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WILLS - Testamentary capacity - Legal capacity - Knowledge and approval - Of contents of will - Mental capacity - Evidence - Onus of proving capacity

Monday, January 29, 2018 @ 8:27 AM  


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Appeal by Stekar from trial judgment dismissing his application for probate of a 2012 Will. The trial judge found that there were suspicious circumstances surrounding the changing of the deceased’s 1999 Will and the making of the 2012 Will, that the deceased lacked testamentary capacity at the time of the execution of the 2012 Will and that the deceased had no knowledge of and failed to approve the contents of the 2012 Will. The 2012 Will was prepared at a time when the deceased was of questionable capacity due both to his historical and recent health issues and hospitalization. The 2012 Will provided for a radical change from the beneficiaries named in the 1999 Will. The 2012 Will was typed, but the deceased did not own a computer or a typewriter and had no means to create a typewritten document. In various conversations in the days prior to the making of the 2012 Will, the deceased had made multiple, contradictory statements regarding the identity of his intended beneficiaries.

HELD: Appeal dismissed. The evidence strongly supported the trial judge’s finding of suspicious circumstances surrounding the 2012 Will. The trial judge did not err in his application of the test for testamentary capacity. On the evidence, there could be no sustainable suggestion that the deceased’s testamentary capacity was free from doubt at the time of the execution of the 2012 Will. His clinical symptoms could not realistically be divorced from his mental health. The trial judge was entitled to conclude that his medical condition, including his delusional state and any personality disorder from which he might have suffered, clearly bore on his mental health and on the question of his testamentary capacity. The evidence of the deceased’s medical condition, recent hospitalization and clinical symptoms, both during and after his hospitalization, at a time proximate to the execution of the 2012 Will, supported the trial judge’s finding that the deceased’s testamentary capacity had not been established. The cumulative circumstances surrounding the making of the 2012 Will cried out for an explanation and for evidence that the deceased, in fact, had knowledge of and approved the contents of the 2012 Will. There was no error in the trial judge’s conclusion that the appellant failed to satisfy his burden to establish that the deceased had knowledge of and approved the contents of the 2012 Will. The proposed fresh evidence that the appellant sought to tender on appeal would not alter this conclusion and did not meet the test for the admission of fresh evidence on appeal in a civil case.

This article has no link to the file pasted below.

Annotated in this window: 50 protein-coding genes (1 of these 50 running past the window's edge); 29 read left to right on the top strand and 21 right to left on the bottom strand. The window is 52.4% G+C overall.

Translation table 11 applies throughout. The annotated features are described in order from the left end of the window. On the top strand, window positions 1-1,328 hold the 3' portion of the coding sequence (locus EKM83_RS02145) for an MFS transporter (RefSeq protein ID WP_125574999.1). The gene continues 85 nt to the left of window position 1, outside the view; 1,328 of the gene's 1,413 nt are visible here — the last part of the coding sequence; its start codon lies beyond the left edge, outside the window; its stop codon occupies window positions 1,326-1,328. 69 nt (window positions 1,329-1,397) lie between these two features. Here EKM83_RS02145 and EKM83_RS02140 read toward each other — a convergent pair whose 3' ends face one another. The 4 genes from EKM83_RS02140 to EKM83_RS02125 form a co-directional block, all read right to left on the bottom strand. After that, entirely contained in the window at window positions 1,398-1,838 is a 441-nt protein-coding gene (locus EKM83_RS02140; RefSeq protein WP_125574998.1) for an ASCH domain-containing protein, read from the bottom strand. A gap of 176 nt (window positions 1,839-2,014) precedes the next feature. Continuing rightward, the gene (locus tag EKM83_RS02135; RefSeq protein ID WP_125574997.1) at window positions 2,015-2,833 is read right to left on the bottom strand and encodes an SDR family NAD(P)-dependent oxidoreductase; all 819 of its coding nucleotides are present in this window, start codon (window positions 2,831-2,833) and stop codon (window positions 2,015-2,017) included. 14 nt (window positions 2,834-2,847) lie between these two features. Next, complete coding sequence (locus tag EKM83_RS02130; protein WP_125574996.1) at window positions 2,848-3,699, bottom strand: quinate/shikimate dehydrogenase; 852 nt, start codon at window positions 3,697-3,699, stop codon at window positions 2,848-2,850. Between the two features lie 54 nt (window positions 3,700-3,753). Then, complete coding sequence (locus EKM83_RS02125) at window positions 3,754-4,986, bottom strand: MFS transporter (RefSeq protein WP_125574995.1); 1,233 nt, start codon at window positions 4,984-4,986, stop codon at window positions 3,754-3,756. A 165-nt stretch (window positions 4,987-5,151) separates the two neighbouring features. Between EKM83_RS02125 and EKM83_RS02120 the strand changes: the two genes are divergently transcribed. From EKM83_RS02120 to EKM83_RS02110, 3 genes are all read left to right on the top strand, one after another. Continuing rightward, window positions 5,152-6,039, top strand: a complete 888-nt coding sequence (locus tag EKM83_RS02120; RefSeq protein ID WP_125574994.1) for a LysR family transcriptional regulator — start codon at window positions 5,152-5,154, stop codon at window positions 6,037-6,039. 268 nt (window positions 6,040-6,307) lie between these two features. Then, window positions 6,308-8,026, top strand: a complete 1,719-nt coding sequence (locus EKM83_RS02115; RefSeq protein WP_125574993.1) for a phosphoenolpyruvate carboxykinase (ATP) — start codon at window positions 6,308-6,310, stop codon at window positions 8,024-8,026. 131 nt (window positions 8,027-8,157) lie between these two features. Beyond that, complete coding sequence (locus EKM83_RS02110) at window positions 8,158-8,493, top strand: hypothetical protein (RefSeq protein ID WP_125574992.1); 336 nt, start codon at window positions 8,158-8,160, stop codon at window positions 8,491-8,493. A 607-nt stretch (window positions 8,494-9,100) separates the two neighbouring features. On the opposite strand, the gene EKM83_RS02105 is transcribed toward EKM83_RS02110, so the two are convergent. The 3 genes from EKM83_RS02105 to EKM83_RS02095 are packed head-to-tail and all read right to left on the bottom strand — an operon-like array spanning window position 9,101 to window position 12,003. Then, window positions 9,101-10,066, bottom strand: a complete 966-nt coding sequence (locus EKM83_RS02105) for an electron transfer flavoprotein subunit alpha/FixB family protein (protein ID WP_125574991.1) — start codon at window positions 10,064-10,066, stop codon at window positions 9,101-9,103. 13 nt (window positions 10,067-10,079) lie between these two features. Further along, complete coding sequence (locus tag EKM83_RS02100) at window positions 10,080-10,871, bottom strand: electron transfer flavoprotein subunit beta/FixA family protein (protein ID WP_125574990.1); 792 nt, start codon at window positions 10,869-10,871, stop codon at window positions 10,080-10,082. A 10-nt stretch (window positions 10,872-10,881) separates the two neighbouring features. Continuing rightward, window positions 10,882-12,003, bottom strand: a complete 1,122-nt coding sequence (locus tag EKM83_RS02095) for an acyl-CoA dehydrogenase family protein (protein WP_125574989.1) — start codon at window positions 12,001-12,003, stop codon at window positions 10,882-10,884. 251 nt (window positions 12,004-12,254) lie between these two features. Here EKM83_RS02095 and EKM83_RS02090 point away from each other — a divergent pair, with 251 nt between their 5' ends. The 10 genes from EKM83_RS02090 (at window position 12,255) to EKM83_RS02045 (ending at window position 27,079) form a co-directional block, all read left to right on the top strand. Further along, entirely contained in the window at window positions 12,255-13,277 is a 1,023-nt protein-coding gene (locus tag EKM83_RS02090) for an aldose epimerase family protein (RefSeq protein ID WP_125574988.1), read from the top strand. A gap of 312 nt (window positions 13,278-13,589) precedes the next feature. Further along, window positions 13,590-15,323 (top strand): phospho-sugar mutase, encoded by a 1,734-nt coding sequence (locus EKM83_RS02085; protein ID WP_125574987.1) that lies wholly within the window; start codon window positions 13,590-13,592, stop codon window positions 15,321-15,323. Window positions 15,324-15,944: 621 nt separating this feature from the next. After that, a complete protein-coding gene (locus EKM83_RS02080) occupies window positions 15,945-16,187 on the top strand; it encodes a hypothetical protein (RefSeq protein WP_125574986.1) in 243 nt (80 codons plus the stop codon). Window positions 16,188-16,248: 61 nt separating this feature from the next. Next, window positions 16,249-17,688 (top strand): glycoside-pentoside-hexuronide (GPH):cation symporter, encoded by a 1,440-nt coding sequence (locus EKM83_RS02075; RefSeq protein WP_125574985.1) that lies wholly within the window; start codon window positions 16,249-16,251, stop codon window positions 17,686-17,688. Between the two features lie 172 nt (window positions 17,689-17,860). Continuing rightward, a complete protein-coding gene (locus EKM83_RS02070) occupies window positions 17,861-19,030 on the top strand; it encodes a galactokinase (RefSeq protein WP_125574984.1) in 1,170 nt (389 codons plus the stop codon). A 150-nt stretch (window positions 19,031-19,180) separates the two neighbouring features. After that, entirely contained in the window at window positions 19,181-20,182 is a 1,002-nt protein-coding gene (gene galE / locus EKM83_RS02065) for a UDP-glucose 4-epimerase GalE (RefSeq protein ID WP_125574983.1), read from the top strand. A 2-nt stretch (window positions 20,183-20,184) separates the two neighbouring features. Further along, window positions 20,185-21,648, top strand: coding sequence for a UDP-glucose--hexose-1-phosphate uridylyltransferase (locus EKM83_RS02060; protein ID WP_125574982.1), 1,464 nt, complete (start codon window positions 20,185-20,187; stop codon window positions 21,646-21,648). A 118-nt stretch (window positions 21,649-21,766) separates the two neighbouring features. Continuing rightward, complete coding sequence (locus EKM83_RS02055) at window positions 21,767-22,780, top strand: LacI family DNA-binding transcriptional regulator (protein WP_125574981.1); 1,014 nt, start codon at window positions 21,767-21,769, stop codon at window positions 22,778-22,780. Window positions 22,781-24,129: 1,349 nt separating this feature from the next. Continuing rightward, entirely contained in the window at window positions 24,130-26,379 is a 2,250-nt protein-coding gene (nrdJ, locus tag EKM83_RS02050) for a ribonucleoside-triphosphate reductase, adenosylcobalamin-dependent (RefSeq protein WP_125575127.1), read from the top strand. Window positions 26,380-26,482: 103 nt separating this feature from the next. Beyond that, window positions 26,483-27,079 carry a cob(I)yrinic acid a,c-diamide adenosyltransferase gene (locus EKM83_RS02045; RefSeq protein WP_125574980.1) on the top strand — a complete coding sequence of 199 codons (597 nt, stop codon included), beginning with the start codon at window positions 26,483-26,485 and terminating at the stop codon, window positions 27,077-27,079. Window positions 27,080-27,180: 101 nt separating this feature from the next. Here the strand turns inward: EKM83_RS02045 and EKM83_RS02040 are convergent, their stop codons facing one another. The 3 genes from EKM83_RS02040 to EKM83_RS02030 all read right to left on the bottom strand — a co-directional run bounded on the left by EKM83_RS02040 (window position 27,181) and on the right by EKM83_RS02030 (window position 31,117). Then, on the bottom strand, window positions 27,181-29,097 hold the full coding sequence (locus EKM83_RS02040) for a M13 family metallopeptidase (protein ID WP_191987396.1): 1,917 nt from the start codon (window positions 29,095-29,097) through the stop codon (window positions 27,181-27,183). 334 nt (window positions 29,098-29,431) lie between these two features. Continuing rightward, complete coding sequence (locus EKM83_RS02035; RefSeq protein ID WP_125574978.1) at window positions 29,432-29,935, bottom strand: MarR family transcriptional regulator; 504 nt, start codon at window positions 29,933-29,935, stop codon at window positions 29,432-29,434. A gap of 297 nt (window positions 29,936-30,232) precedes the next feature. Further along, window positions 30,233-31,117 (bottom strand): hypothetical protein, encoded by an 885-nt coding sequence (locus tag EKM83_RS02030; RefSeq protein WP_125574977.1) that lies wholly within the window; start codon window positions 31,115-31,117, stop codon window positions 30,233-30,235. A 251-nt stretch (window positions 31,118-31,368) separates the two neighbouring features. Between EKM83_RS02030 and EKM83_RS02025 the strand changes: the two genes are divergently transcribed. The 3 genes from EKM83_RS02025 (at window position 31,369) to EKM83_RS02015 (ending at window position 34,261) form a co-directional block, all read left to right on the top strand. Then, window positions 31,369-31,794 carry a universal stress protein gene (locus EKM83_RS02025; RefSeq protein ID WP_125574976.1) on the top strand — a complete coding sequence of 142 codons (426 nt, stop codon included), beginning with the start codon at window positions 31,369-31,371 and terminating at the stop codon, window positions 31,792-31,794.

Stekar v. Wilcox, [2017] O.J. No. 6721, Ontario Court of Appeal, J.M. Simmons, E.A. Cronk and D. Paciocco JJ.A., December 21, 2017. Digest No. TLD-January292018002